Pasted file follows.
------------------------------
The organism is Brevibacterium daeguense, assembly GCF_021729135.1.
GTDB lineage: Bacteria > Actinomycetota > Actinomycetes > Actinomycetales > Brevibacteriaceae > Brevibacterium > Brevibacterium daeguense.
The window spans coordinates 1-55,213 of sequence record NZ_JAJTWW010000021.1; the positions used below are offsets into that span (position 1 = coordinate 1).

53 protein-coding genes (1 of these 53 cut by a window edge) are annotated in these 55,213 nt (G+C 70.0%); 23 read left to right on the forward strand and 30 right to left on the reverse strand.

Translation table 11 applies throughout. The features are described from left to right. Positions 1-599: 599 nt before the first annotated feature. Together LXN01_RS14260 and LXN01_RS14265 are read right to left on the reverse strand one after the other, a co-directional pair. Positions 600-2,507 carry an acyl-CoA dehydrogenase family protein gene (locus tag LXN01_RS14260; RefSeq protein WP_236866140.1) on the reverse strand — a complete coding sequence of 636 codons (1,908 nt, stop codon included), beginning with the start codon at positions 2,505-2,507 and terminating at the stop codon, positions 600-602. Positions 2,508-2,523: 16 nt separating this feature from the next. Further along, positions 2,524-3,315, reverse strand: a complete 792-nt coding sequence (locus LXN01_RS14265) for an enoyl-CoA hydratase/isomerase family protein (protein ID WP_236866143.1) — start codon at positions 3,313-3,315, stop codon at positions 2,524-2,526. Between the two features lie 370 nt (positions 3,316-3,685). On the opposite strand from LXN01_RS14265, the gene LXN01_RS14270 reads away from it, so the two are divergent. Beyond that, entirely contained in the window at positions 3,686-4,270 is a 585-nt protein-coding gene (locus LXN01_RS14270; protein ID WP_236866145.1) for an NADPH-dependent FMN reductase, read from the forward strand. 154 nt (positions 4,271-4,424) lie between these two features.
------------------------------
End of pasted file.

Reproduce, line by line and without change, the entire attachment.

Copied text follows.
The organism is Brevibacterium daeguense, assembly GCF_021729135.1.
GTDB lineage: Bacteria > Actinomycetota > Actinomycetes > Actinomycetales > Brevibacteriaceae > Brevibacterium > Brevibacterium daeguense.
The window spans coordinates 1-55,213 of sequence record NZ_JAJTWW010000021.1; the positions used below are offsets into that span (position 1 = coordinate 1).

53 protein-coding genes (1 of these 53 cut by a window edge) are annotated in these 55,213 nt (G+C 70.0%); 23 read left to right on the forward strand and 30 right to left on the reverse strand.

Translation table 11 applies throughout. The features are described from left to right. Positions 1-599: 599 nt before the first annotated feature. Together LXN01_RS14260 and LXN01_RS14265 are read right to left on the reverse strand one after the other, a co-directional pair. Positions 600-2,507 carry an acyl-CoA dehydrogenase family protein gene (locus tag LXN01_RS14260; RefSeq protein WP_236866140.1) on the reverse strand — a complete coding sequence of 636 codons (1,908 nt, stop codon included), beginning with the start codon at positions 2,505-2,507 and terminating at the stop codon, positions 600-602. Positions 2,508-2,523: 16 nt separating this feature from the next. Further along, positions 2,524-3,315, reverse strand: a complete 792-nt coding sequence (locus LXN01_RS14265) for an enoyl-CoA hydratase/isomerase family protein (protein ID WP_236866143.1) — start codon at positions 3,313-3,315, stop codon at positions 2,524-2,526. Between the two features lie 370 nt (positions 3,316-3,685). On the opposite strand from LXN01_RS14265, the gene LXN01_RS14270 reads away from it, so the two are divergent. Beyond that, entirely contained in the window at positions 3,686-4,270 is a 585-nt protein-coding gene (locus LXN01_RS14270; protein ID WP_236866145.1) for an NADPH-dependent FMN reductase, read from the forward strand. 154 nt (positions 4,271-4,424) lie between these two features.